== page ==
• 1784.
    Ullström, Anna
    Stockholm University, Faculty of Social Sciences, Department of Political Science. Stockholm University, Faculty of Social Sciences, Stockholm Centre for Organizational Research (SCORE).
    Om styrning i maktens centrum: De politiska staberna om europeisering och decentralisering i vardagen2009In: Samhällsstyrning i förändring / [ed] Jon Pierre, Göran Sundström, Malmö: Liber , 2009, 1Chapter in book (Other academic)
  • 1785.
    Ullström, Anna
    Stockholm University, Faculty of Social Sciences, Department of Political Science. Stockholm University, Faculty of Social Sciences, Stockholm Centre for Organizational Research (SCORE).
    Samarbetskanslierna - Vårtor på, länkar till eller delar av Regeringskansliet?: Om den demokratiska styrningskedjan och samarbetskansliernas organisering2005Report (Other academic)
    Abstract [en]

     

    After years of various forms of cooperation between the government and various opposition parties, the Swedish parliamentary elections in 2002 resulted in a contact between the Social-democratic minority government, the Left Party, Vänsterpartiet, and the Green Party, Miljöpartiet de Gröna. The political issues included were specified in a 121 points programme, and the cooperation parties established two cooperation offices within the Swedish government administration. The cooperation offices consist of eight full time appointments as political advisors each.

     

    There are several reasons to put attention to this developed form of contact parliamentarism. The cooperation offices constitute a new form of coordination between a government and its cooperation parties, which contrasts the norm. In addition, the cooperation offices change the organization of the government administration whereby important aspects of the highly institutionalized culture in the ministries can supposedly have been affected. Thirdly, it is of importance to the representative democracy if parties that are not in a government position, and therefore cannot be held responsible, turns out to have a great deal of influence and many possibilities to affect, or even set, the political agenda.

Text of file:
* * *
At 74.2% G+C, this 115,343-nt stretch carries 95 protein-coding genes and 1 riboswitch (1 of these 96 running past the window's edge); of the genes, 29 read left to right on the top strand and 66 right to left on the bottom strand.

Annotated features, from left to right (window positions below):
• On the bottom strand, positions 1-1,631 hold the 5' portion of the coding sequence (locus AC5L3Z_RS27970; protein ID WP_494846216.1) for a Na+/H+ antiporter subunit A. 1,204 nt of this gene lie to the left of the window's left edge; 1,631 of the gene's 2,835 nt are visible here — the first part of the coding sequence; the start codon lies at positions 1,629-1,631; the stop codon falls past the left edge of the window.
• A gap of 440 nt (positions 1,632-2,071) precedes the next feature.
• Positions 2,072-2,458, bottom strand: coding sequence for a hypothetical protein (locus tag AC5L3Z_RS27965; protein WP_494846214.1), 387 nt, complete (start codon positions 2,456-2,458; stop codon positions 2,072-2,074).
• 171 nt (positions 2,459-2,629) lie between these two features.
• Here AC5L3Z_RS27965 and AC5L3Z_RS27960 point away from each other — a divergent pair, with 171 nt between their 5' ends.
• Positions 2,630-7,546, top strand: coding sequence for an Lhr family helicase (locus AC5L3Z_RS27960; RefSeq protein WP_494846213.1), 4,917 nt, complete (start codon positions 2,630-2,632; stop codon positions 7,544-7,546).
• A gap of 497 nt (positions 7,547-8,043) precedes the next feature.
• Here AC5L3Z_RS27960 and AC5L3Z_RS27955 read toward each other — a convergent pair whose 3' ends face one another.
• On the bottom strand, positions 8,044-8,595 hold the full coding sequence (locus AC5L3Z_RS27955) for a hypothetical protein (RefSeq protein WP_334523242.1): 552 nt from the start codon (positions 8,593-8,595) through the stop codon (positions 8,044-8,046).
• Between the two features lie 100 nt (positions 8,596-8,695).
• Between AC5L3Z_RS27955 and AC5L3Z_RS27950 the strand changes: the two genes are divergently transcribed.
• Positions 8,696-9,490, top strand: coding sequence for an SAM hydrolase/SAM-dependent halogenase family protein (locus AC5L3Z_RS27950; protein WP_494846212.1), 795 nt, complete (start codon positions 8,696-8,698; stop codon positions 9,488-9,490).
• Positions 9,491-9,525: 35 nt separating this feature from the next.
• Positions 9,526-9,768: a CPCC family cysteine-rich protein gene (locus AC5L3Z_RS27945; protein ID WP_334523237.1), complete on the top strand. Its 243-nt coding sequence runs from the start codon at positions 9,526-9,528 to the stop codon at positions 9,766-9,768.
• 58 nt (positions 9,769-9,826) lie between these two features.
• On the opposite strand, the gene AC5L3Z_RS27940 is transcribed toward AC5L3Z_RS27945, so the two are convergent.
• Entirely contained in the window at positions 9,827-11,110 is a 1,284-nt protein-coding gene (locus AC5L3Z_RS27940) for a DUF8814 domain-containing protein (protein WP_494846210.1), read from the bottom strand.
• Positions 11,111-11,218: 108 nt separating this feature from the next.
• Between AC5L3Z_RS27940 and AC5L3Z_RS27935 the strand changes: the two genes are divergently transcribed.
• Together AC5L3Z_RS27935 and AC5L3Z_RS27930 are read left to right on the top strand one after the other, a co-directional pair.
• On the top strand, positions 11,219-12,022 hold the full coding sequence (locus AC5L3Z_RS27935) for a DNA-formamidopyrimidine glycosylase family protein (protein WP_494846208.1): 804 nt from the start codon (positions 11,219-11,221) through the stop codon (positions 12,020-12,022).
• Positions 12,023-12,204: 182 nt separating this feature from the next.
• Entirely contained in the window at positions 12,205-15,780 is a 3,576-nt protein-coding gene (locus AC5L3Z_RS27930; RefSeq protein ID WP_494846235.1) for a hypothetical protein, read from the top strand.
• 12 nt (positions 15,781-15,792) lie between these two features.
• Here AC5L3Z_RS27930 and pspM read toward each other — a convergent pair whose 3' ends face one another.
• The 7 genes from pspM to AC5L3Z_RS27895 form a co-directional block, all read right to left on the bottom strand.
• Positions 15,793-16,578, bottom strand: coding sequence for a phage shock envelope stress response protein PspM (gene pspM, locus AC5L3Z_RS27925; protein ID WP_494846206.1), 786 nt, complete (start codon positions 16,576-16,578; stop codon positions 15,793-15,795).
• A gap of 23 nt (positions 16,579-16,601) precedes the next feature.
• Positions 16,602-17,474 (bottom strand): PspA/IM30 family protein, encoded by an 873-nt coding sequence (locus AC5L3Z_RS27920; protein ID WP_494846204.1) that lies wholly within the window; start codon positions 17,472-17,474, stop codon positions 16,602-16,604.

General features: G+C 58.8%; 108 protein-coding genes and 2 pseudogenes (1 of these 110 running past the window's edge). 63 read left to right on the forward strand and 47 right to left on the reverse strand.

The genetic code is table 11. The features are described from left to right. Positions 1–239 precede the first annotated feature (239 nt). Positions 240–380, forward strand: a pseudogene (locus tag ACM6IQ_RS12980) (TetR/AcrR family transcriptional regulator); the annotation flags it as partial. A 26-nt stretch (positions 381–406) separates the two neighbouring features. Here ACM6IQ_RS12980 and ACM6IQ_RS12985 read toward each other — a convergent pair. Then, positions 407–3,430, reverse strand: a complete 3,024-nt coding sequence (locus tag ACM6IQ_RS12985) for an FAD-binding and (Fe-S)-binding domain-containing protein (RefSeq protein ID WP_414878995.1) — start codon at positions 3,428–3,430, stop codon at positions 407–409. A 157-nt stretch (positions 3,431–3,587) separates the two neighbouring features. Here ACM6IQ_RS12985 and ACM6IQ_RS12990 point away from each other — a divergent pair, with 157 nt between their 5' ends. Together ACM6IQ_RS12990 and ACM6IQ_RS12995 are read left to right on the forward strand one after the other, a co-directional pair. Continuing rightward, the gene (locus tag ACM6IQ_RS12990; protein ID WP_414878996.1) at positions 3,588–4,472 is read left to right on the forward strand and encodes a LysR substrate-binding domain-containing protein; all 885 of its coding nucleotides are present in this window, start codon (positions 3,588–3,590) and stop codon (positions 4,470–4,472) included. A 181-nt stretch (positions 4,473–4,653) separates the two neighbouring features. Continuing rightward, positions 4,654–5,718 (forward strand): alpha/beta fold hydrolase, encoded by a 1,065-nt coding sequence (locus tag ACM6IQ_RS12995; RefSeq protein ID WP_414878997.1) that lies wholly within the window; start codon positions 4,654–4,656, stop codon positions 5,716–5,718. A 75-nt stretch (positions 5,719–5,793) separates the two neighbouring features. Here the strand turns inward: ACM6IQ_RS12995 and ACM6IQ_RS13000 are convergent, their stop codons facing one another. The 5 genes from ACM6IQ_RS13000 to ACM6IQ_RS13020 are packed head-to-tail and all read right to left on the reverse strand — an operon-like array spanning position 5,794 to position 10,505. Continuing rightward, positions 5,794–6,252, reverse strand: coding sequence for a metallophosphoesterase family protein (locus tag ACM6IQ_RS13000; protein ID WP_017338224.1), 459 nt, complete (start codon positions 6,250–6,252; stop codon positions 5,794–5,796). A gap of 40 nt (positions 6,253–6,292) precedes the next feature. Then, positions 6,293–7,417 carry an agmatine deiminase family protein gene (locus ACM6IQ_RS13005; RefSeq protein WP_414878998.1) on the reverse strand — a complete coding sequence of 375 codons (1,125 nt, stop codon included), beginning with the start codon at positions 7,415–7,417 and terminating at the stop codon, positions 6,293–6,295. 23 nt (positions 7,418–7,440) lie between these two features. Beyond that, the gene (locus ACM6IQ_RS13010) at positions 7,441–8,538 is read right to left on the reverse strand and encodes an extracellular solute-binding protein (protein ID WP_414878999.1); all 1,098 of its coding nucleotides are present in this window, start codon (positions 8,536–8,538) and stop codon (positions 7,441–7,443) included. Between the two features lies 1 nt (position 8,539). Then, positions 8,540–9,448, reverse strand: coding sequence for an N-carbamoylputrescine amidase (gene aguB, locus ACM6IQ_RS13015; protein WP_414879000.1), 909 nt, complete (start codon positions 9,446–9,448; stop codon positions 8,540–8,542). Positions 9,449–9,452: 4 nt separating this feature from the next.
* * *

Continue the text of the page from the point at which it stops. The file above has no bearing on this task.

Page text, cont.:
This paper describes how the cooperation offices are organised, and, secondly, discusses the consequences of the establishment of these offices for the government administration as such, but also for the parliamentary chain of governance as a whole.

     

    The conclusion is that this form of developed contract parliamentarism can break the parliamentary chain in several ways. The contract has resulted in an increase of resources in terms of economy, information and informal contacts for the two cooperation parties. The cooperation offices have also given the Left Party and the Green Party increased knowledge and experience of the government administration. The contract has, in this sense, given the cooperation parties larger influence than perhaps can be justified by their representation in parliament.

     

  • 1786.
    Ullström, Anna
    Stockholm University, Faculty of Social Sciences, Department of Political Science.